State Treasurer Laura Montoya has been fined $1,000 for violating the Campaign Reporting Act by knowingly receiving a $10,000 “straw donation” during her campaign for the office.

A straw donor takes someone’s campaign contribution and gives it to the campaign in their own name, disguising who the money came from, which is illegal because campaigns must disclose who gave each contribution.

Montoya’s predecessor, Tim Eichenberg, filed the ethics complaint that led to State Ethics Commission hearing officer Alan Torgerson’s finding that Montoya’s campaign received contributions from two companies — Sheriff’s Posse Road 1 and Sheriff’s Posse Road 2 — managed by property developer Gary Plante and misreported those contributions as being from political action committee Adelante Sandoval.

“We disagree with the judge’s ruling,” said attorney Kenneth Stalter, who is representing Montoya. “I don’t think the evidence supports it, so we’re looking at the options for appeal.”

Montoya has until Oct. 30 to file an appeal.

Torgerson declined to order the forfeiture of the $10,000 in contributions because he found little evidence of bad faith or of public harm.

According to the hearing officer’s findings, Plante first met Montoya in person in September 2021, during a group lunch meeting he organized at which she talked about her campaign and requested campaign donations.

Minutes after the lunch, Montoya texted Secretary of State Maggie Toulouse Oliver asking for a clarification about campaign contribution limits when receiving a $10,000 donation from a PAC, according to the findings. She then sent a follow up text, “Thank you for helping me clear it up. I just wanted to make sure we report it correctly.”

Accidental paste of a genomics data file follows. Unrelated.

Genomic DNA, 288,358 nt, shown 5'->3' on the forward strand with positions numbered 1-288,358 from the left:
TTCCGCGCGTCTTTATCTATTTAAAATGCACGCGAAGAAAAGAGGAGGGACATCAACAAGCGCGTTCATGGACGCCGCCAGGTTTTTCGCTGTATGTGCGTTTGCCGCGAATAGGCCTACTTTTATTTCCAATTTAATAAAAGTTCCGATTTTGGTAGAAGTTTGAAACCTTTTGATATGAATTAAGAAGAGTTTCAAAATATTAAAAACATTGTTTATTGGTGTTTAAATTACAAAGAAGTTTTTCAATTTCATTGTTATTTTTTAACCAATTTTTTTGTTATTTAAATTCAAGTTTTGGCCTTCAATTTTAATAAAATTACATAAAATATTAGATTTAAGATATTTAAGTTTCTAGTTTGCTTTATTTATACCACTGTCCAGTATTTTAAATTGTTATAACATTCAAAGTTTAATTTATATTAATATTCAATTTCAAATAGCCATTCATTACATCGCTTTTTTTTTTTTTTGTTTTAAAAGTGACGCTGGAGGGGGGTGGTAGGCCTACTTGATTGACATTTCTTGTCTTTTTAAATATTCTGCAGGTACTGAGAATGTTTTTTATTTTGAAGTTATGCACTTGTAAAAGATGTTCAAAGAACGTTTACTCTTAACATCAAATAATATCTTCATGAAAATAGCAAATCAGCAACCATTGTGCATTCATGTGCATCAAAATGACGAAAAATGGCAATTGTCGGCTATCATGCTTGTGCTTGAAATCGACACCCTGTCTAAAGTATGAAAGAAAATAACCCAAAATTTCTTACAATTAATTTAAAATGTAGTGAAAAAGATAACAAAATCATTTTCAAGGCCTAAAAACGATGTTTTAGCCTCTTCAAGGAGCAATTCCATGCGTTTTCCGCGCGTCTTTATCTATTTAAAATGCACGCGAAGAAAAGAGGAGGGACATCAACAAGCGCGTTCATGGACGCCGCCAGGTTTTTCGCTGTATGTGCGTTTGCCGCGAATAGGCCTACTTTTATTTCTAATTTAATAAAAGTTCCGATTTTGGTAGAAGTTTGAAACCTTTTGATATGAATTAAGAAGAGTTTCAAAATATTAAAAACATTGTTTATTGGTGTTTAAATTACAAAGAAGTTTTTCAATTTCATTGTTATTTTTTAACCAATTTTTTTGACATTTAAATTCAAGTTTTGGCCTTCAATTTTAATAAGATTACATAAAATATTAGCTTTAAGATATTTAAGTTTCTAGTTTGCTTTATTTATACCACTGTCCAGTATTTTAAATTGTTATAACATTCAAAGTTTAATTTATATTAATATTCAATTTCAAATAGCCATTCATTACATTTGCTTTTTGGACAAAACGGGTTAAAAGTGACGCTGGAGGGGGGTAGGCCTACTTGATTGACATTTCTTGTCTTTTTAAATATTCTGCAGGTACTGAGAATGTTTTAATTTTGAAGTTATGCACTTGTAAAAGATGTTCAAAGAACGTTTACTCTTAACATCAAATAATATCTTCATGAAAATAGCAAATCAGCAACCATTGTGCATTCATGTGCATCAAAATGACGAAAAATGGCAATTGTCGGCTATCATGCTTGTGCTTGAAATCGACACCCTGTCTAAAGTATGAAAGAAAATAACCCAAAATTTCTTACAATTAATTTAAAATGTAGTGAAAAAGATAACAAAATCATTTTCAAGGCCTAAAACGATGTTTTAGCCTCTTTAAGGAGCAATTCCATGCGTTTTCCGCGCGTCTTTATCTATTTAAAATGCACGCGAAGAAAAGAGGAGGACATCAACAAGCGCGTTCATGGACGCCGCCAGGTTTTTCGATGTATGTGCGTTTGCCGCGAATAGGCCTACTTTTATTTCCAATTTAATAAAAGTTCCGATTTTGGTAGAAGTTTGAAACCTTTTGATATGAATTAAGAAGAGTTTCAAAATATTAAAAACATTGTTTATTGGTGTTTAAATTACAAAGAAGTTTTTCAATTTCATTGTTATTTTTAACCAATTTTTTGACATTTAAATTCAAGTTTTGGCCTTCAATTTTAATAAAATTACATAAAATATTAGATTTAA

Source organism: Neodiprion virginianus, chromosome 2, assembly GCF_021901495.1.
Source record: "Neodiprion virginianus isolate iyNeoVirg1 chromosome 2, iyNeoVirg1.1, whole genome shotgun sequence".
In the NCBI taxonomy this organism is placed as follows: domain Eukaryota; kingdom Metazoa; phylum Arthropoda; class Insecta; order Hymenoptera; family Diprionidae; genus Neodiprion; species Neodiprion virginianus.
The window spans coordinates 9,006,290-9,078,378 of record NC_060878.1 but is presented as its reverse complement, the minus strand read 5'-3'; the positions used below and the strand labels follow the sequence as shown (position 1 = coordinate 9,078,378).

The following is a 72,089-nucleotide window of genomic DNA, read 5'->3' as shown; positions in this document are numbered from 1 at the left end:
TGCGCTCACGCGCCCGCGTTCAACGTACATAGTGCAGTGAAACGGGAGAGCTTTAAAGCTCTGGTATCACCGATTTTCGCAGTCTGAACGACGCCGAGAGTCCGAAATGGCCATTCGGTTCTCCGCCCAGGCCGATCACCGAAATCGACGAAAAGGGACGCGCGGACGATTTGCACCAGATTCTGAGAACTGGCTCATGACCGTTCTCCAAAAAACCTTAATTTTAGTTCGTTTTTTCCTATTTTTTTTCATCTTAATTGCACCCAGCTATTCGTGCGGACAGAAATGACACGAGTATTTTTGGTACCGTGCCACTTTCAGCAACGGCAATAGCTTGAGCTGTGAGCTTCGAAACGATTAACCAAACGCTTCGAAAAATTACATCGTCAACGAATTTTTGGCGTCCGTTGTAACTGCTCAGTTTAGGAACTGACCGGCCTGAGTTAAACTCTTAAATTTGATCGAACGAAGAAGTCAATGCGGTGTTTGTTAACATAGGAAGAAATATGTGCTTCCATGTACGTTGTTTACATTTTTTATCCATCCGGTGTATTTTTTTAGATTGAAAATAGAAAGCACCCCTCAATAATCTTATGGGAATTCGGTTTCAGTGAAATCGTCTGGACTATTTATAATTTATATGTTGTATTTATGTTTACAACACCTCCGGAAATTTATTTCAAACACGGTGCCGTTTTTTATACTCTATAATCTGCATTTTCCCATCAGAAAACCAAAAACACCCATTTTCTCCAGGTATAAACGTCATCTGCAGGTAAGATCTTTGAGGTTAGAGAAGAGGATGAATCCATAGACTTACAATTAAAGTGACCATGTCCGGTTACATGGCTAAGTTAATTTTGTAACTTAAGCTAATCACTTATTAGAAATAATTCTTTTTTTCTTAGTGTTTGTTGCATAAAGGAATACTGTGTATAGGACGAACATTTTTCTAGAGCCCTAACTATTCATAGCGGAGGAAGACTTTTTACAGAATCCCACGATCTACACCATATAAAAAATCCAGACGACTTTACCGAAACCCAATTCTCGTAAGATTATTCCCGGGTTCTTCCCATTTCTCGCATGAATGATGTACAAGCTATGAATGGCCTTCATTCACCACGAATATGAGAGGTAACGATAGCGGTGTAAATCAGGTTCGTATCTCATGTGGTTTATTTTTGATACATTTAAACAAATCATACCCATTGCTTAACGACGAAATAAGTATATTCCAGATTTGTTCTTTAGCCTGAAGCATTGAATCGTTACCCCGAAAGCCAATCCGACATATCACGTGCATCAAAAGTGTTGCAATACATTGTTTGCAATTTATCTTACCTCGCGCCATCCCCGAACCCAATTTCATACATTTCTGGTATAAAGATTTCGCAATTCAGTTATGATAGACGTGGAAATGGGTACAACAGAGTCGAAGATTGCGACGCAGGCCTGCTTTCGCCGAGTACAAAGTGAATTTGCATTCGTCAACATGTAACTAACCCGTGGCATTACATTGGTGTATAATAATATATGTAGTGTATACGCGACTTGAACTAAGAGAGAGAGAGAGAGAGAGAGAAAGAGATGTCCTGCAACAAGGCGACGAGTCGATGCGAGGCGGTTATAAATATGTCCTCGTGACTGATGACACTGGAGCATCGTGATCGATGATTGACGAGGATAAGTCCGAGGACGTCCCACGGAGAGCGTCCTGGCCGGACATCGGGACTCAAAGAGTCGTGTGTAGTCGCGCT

Later in the day, Montoya got a text from Chris Daul, the Adelante Sandoval PAC treasurer, that he was trying to call her. Two hours later she sent him a “thumbs up” emoji and a screenshot of the text to Toulouse Oliver.

Montoya testified that she did not remember what she talked with Daul about or why she asked about campaign contribution limits, and that she did not know the contributions came from the Sheriff’s Posse Road companies until after the ethics complaint was filed.

According to the respondent’s proposed findings of fact, Montoya believed the support Plante had mentioned to her was a donation that came from a different company.

According to the hearing officer’s findings, after the lunch, Plante went with Donald Leonard, a campaign volunteer who would become Montoya’s campaign manager in 2022, to get two $5,000 cashiers checks to deposit into the PAC account. Leonard testified that he’d never seen the checks and didn’t know how they got from the bank to Adelante Sandoval.

The checks were deposited in the PAC account on Sept. 21. On Sept. 25, the PAC wrote a $10,000 check for Montoya’s campaign.

Daul testified that he understood the two $5,000 contributions were earmarked for Montoya. He could not remember exactly who told him the donation was earmarked, but he believed it was likely Montoya or Leonard.

Plante testified that he did not remember having a conversation about how Adelante Sandoval should support Montoya, but said, “Obviously, I intended for the PAC to support Laura.”

Torgerson found it “highly unusual that the memories of the witnesses have faded so completely that they are virtually unable to recall anything substantive about the September 21, 2021, afternoon in question, or the fact that a large, apparently unexpected, contribution appeared immediately after a campaign event in Corrales and yet they have no memory of the circumstances or details of that contributions.”

Torgerson issued his decision Friday and imposed a civil penalty of $1,000.

“Straw donor contributions, like those uncovered in this administrative case undermine transparency in our elections,” State Ethics Commission Executive Director Jeremy Farris said in a statement. “If wealthy individuals want to give thousands of dollars to candidates for office, that’s their right; but they can’t do it in secret. New Mexicans also have a right to know who is spending money to influence their votes.”